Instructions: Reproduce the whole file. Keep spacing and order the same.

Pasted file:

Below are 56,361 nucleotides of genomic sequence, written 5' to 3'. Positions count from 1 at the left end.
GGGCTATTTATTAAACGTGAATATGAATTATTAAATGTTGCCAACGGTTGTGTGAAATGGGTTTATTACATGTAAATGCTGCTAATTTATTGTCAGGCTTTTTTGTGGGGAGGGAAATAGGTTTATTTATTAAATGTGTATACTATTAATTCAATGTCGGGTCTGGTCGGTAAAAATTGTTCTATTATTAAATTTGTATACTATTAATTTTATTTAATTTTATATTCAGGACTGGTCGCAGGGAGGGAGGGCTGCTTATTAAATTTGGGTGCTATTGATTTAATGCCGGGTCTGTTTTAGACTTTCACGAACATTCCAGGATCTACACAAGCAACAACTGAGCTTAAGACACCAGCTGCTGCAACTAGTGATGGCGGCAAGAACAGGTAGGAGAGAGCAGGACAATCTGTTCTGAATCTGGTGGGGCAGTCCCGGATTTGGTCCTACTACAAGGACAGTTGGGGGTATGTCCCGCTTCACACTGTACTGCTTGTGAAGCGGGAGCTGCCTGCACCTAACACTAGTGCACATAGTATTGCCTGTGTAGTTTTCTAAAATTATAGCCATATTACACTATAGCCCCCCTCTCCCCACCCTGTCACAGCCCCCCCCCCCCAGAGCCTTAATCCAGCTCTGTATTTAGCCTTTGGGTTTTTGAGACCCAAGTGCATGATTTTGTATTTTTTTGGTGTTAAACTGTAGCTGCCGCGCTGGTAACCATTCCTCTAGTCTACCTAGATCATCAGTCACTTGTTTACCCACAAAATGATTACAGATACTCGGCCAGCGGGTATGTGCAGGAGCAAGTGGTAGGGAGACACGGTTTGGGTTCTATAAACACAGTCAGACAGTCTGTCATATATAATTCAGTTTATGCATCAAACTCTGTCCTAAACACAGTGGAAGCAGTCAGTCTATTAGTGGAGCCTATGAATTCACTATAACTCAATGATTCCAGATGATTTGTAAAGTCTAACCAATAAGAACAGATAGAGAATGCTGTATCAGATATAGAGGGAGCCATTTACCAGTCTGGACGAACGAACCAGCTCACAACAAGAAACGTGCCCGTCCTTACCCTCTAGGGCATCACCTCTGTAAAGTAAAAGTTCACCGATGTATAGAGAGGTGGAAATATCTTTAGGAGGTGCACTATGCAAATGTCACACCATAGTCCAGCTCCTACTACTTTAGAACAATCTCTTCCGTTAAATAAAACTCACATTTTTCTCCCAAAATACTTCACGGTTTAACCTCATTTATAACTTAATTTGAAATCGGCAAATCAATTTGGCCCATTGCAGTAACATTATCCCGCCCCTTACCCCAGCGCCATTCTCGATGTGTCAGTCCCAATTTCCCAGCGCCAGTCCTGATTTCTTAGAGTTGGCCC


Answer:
Below are 56,361 nucleotides of genomic sequence, written 5' to 3'. Positions count from 1 at the left end.
GGGCTATTTATTAAACGTGAATATGAATTATTAAATGTTGCCAACGGTTGTGTGAAATGGGTTTATTACATGTAAATGCTGCTAATTTATTGTCAGGCTTTTTTGTGGGGAGGGAAATAGGTTTATTTATTAAATGTGTATACTATTAATTCAATGTCGGGTCTGGTCGGTAAAAATTGTTCTATTATTAAATTTGTATACTATTAATTTTATTTAATTTTATATTCAGGACTGGTCGCAGGGAGGGAGGGCTGCTTATTAAATTTGGGTGCTATTGATTTAATGCCGGGTCTGTTTTAGACTTTCACGAACATTCCAGGATCTACACAAGCAACAACTGAGCTTAAGACACCAGCTGCTGCAACTAGTGATGGCGGCAAGAACAGGTAGGAGAGAGCAGGACAATCTGTTCTGAATCTGGTGGGGCAGTCCCGGATTTGGTCCTACTACAAGGACAGTTGGGGGTATGTCCCGCTTCACACTGTACTGCTTGTGAAGCGGGAGCTGCCTGCACCTAACACTAGTGCACATAGTATTGCCTGTGTAGTTTTCTAAAATTATAGCCATATTACACTATAGCCCCCCTCTCCCCACCCTGTCACAGCCCCCCCCCCCCAGAGCCTTAATCCAGCTCTGTATTTAGCCTTTGGGTTTTTGAGACCCAAGTGCATGATTTTGTATTTTTTTGGTGTTAAACTGTAGCTGCCGCGCTGGTAACCATTCCTCTAGTCTACCTAGATCATCAGTCACTTGTTTACCCACAAAATGATTACAGATACTCGGCCAGCGGGTATGTGCAGGAGCAAGTGGTAGGGAGACACGGTTTGGGTTCTATAAACACAGTCAGACAGTCTGTCATATATAATTCAGTTTATGCATCAAACTCTGTCCTAAACACAGTGGAAGCAGTCAGTCTATTAGTGGAGCCTATGAATTCACTATAACTCAATGATTCCAGATGATTTGTAAAGTCTAACCAATAAGAACAGATAGAGAATGCTGTATCAGATATAGAGGGAGCCATTTACCAGTCTGGACGAACGAACCAGCTCACAACAAGAAACGTGCCCGTCCTTACCCTCTAGGGCATCACCTCTGTAAAGTAAAAGTTCACCGATGTATAGAGAGGTGGAAATATCTTTAGGAGGTGCACTATGCAAATGTCACACCATAGTCCAGCTCCTACTACTTTAGAACAATCTCTTCCGTTAAATAAAACTCACATTTTTCTCCCAAAATACTTCACGGTTTAACCTCATTTATAACTTAATTTGAAATCGGCAAATCAATTTGGCCCATTGCAGTAACATTATCCCGCCCCTTACCCCAGCGCCATTCTCGATGTGTCAGTCCCAATTTCCCAGCGCCAGTCCTGATTTCTTAGAGTTGGCCC